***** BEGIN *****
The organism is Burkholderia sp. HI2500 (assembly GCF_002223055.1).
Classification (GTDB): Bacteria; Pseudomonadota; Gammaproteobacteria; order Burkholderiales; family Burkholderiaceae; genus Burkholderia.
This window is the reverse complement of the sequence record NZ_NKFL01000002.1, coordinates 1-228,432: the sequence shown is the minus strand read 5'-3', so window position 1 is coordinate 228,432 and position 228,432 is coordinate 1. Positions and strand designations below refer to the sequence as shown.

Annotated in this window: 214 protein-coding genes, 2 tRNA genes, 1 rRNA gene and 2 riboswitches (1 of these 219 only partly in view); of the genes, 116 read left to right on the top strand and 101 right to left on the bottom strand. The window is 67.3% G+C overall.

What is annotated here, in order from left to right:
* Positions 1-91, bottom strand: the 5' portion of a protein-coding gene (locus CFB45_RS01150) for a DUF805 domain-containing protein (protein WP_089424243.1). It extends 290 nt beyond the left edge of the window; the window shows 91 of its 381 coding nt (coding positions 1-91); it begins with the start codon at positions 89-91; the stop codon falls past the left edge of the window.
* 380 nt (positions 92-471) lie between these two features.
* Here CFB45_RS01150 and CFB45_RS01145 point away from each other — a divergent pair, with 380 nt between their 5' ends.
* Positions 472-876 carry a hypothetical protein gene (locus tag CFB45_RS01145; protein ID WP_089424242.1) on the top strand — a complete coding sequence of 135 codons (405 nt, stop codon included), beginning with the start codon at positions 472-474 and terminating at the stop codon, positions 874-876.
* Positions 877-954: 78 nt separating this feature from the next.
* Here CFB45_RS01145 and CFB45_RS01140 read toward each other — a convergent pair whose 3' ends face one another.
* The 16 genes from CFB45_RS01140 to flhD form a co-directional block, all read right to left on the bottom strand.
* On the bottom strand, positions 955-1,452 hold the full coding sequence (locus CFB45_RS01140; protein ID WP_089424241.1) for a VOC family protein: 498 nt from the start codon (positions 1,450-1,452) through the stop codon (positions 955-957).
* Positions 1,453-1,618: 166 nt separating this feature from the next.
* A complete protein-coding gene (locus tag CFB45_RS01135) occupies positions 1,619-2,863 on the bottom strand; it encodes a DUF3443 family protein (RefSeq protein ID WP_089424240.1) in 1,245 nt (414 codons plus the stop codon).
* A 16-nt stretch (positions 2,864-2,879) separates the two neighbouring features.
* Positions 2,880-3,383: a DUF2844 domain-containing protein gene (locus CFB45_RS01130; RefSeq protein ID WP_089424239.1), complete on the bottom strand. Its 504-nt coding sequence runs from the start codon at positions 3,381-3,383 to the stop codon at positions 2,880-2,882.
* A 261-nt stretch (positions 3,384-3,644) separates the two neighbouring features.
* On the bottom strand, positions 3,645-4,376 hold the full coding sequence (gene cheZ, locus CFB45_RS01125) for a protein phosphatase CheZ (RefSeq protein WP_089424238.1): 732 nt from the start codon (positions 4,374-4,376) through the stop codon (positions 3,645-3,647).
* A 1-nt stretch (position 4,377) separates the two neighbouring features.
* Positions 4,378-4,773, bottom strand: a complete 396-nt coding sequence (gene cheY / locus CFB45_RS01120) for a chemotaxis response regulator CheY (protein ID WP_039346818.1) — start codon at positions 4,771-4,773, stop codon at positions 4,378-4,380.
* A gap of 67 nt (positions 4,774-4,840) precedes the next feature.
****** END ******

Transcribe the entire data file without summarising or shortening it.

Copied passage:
The organism is Burkholderia sp. HI2500 (assembly GCF_002223055.1).
Classification (GTDB): Bacteria; Pseudomonadota; Gammaproteobacteria; order Burkholderiales; family Burkholderiaceae; genus Burkholderia.
This window is the reverse complement of the sequence record NZ_NKFL01000002.1, coordinates 1-228,432: the sequence shown is the minus strand read 5'-3', so window position 1 is coordinate 228,432 and position 228,432 is coordinate 1. Positions and strand designations below refer to the sequence as shown.

Annotated in this window: 214 protein-coding genes, 2 tRNA genes, 1 rRNA gene and 2 riboswitches (1 of these 219 only partly in view); of the genes, 116 read left to right on the top strand and 101 right to left on the bottom strand. The window is 67.3% G+C overall.

What is annotated here, in order from left to right:
* Positions 1-91, bottom strand: the 5' portion of a protein-coding gene (locus CFB45_RS01150) for a DUF805 domain-containing protein (protein WP_089424243.1). It extends 290 nt beyond the left edge of the window; the window shows 91 of its 381 coding nt (coding positions 1-91); it begins with the start codon at positions 89-91; the stop codon falls past the left edge of the window.
* 380 nt (positions 92-471) lie between these two features.
* Here CFB45_RS01150 and CFB45_RS01145 point away from each other — a divergent pair, with 380 nt between their 5' ends.
* Positions 472-876 carry a hypothetical protein gene (locus tag CFB45_RS01145; protein ID WP_089424242.1) on the top strand — a complete coding sequence of 135 codons (405 nt, stop codon included), beginning with the start codon at positions 472-474 and terminating at the stop codon, positions 874-876.
* Positions 877-954: 78 nt separating this feature from the next.
* Here CFB45_RS01145 and CFB45_RS01140 read toward each other — a convergent pair whose 3' ends face one another.
* The 16 genes from CFB45_RS01140 to flhD form a co-directional block, all read right to left on the bottom strand.
* On the bottom strand, positions 955-1,452 hold the full coding sequence (locus CFB45_RS01140; protein ID WP_089424241.1) for a VOC family protein: 498 nt from the start codon (positions 1,450-1,452) through the stop codon (positions 955-957).
* Positions 1,453-1,618: 166 nt separating this feature from the next.
* A complete protein-coding gene (locus tag CFB45_RS01135) occupies positions 1,619-2,863 on the bottom strand; it encodes a DUF3443 family protein (RefSeq protein ID WP_089424240.1) in 1,245 nt (414 codons plus the stop codon).
* A 16-nt stretch (positions 2,864-2,879) separates the two neighbouring features.
* Positions 2,880-3,383: a DUF2844 domain-containing protein gene (locus CFB45_RS01130; RefSeq protein ID WP_089424239.1), complete on the bottom strand. Its 504-nt coding sequence runs from the start codon at positions 3,381-3,383 to the stop codon at positions 2,880-2,882.
* A 261-nt stretch (positions 3,384-3,644) separates the two neighbouring features.
* On the bottom strand, positions 3,645-4,376 hold the full coding sequence (gene cheZ, locus CFB45_RS01125) for a protein phosphatase CheZ (RefSeq protein WP_089424238.1): 732 nt from the start codon (positions 4,374-4,376) through the stop codon (positions 3,645-3,647).
* A 1-nt stretch (position 4,377) separates the two neighbouring features.
* Positions 4,378-4,773, bottom strand: a complete 396-nt coding sequence (gene cheY / locus CFB45_RS01120) for a chemotaxis response regulator CheY (protein ID WP_039346818.1) — start codon at positions 4,771-4,773, stop codon at positions 4,378-4,380.
* A gap of 67 nt (positions 4,774-4,840) precedes the next feature.